Immune Privilege: The Eyes Have It

How does your immune system protect vulnerable parts of your body like your eyes? It gives these special parts Immune Privilege.

Kelly McGillHeadshot of Kelly McGill
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Immune privilege is an adaptation by our immune system that enables different immune defenses and protection that avoid causing damage and death of bystander cells. This article will focus specifically on the immune privilege of your eyes.

Every Toolbox Needs a Jellyfish

GFP: A Valuable Tool That Resulted From Combining Fascination, Beauty and Science Together

Susanna
E.
Brantley
Headshot of Susanna E. Brantley
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The beautiful image above is a glowing green nematode worm, C. elegans. This worm is naturally translucent, not green. To make it glow, the worm was engineered to contain a jellyfish protein called Green Fluorescent Protein (GFP) in each of its cells. This addition allowed scientists to capture this glowing image with a fluorescent microscope. Today, GFP is used in labs around the world to study the behavior of cells, organelles (mitochondri anyone?), and proteins in real time. GFP has been adapted to react to changes in a cell’s environment,like pH levels or concentration of specific ions like oxygen or iron. This single protein has provided scientists insight into the mechanisms of cell division, protein dynamics, cell motility, tissue growth, and many other important biological phenomena.

Appendix: What is it good for?

Curious to know what the purpose is of your appendix? Your appendix isn’t just a waste of space. It works with your immune system to keep you healthy and your gut happy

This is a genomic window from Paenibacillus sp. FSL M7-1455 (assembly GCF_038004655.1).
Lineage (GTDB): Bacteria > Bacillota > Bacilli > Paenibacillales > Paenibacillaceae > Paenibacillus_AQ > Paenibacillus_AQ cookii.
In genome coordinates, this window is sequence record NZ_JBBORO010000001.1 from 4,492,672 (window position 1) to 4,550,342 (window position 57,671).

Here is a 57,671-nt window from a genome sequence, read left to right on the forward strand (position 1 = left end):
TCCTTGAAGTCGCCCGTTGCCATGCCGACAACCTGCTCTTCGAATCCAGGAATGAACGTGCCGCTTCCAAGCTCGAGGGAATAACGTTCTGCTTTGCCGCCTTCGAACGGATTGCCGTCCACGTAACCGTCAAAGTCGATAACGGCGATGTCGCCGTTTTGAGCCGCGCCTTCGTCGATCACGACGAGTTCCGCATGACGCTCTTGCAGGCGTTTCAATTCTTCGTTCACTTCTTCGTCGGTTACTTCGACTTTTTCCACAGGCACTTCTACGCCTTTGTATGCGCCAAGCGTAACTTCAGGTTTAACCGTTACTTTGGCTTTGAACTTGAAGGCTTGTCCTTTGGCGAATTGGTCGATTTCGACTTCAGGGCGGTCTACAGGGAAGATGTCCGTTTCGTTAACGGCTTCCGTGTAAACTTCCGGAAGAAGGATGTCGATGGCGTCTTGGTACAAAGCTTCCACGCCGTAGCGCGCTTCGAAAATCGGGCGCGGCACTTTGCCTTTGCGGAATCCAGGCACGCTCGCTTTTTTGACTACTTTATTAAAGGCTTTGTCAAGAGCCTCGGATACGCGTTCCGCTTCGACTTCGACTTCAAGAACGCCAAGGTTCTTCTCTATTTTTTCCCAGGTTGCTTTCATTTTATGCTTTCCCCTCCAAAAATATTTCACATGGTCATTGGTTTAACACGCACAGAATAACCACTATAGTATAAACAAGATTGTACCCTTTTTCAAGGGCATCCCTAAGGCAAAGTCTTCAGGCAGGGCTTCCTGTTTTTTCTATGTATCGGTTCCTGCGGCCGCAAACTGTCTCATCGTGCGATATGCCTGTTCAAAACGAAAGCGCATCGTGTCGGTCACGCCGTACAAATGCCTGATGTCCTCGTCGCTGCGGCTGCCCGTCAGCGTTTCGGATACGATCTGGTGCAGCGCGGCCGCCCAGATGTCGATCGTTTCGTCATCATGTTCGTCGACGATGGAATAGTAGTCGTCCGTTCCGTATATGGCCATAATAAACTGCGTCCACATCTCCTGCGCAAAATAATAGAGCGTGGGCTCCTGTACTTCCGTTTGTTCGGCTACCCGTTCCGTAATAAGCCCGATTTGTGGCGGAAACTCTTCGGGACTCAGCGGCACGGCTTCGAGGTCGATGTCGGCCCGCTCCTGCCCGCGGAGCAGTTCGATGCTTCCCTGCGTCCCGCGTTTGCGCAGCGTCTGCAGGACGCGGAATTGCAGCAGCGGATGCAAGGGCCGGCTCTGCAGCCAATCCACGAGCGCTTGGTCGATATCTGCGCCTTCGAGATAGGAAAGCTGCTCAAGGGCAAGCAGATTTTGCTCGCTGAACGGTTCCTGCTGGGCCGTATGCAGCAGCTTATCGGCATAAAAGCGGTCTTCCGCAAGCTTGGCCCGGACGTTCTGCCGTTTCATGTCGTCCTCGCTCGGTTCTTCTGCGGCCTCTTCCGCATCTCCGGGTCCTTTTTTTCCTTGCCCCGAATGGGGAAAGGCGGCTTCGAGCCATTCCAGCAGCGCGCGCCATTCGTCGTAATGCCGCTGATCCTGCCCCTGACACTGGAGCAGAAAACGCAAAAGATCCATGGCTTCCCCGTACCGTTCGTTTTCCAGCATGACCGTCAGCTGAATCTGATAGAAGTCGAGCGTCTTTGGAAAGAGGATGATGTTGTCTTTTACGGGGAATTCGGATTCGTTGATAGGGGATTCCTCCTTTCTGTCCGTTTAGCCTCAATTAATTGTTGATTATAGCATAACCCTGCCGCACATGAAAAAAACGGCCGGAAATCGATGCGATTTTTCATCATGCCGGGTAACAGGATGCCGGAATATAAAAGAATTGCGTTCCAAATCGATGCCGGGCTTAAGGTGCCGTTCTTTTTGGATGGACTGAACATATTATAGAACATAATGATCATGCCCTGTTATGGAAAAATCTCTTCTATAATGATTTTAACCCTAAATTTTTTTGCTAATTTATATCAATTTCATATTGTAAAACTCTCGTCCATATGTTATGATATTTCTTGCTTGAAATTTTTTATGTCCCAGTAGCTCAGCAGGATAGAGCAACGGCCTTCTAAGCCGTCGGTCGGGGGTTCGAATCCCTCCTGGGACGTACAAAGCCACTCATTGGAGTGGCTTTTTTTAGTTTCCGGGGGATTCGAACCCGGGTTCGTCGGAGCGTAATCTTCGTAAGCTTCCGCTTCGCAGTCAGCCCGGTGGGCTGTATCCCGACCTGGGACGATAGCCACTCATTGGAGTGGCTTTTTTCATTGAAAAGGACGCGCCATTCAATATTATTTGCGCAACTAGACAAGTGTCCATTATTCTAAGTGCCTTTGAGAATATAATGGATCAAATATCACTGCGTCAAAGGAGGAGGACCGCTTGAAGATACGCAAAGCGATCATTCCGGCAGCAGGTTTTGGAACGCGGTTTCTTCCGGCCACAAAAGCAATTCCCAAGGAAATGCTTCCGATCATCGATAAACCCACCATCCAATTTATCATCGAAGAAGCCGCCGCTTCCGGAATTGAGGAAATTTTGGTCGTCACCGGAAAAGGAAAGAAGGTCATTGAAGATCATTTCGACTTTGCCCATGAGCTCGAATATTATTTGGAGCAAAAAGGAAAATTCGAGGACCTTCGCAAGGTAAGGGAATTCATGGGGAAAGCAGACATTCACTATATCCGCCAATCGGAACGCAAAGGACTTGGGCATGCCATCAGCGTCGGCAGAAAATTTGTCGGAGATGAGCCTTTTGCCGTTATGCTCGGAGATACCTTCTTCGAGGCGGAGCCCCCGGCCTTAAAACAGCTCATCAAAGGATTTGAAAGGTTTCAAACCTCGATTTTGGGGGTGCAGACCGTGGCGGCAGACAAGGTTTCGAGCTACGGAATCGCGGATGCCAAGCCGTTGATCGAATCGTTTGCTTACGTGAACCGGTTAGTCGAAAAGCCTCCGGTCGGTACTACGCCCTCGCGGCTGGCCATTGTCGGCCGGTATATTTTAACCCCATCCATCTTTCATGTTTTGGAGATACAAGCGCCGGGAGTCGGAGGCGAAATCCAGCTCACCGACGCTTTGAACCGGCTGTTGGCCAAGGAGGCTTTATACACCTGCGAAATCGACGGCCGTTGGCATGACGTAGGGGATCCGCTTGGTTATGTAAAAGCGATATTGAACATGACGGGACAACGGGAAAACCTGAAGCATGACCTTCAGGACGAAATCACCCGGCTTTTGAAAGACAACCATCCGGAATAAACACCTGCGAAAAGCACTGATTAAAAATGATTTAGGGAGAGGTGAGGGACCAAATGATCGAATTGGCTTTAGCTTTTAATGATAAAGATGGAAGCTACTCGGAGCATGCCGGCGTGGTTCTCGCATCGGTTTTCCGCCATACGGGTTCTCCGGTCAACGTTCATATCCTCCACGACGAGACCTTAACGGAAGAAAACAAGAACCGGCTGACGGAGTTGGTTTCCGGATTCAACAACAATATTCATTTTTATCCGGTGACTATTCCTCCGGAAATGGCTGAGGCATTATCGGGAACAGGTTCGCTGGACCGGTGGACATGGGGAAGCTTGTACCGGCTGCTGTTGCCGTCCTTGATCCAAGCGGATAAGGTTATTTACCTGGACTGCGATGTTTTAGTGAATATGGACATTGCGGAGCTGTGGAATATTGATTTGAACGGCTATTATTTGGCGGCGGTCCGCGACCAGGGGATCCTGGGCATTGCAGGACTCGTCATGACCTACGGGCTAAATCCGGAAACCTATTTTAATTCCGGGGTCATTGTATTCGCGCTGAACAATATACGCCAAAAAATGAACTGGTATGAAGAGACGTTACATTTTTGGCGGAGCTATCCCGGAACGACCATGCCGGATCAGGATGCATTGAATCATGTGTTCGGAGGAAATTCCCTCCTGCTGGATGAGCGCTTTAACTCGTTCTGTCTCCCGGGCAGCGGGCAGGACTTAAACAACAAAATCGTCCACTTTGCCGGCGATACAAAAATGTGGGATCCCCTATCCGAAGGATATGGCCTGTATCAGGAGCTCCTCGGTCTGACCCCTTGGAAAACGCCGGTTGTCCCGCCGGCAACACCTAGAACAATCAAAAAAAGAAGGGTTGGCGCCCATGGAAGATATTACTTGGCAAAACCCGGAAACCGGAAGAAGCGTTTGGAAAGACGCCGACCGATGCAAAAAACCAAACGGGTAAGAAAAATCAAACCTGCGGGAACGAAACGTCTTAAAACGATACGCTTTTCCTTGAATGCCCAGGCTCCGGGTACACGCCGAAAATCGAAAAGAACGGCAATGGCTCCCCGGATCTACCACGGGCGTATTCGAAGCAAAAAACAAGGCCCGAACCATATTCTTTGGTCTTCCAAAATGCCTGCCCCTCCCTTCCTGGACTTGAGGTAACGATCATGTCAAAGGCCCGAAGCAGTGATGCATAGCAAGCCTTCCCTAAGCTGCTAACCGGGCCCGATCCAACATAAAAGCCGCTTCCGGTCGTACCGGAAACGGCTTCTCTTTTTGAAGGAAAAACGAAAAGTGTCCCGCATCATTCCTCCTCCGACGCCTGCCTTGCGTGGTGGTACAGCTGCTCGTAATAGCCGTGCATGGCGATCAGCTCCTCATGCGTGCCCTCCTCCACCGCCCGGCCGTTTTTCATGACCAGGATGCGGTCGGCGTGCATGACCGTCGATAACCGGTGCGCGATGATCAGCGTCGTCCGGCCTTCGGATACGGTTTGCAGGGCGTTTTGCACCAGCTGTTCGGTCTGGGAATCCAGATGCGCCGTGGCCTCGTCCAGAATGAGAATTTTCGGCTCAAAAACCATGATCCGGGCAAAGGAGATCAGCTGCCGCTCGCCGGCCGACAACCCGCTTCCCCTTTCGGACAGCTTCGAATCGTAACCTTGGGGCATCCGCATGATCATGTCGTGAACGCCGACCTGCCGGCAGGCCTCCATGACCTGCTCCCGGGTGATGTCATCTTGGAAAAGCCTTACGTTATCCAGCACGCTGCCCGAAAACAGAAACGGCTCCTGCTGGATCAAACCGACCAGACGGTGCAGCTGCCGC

Kelly McGillHeadshot of Kelly McGill
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For many years, scientists and doctors alike weren’t sure if the appendix actually had a purpose(1). The fact that many animals have an appendix, including rodents, rabbits, some primates, and humans, seemed to suggest the appendix did have a purpose, whether or not the purpose was still useful(1). Some scientists believed that the appendix was a left-over part of a digestive tract that was used to digest cellulose (found in foods like broccoli, cauliflower, kale) when our diets had more greens than meat(2). It wasn’t until we realized that we need bacteria in our gut to survive that other theories for the appendix’s function emerged(1).

Cancer Genetics & Epigenetics

Genetics and Cancer: An unlikely relationship between the duo

Derek ChenHeadshot of Derek Chen
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Cancer is inherently a genetic disease. Within our bodies, there is an ongoing biological battle between two categories of genes with opposing functions. On one side, there are cancer-causing genes. But on the other side, there are genes responsible for preventing this illness from arising in the first place. Read on to learn more about the genetic mechanisms behind cancer.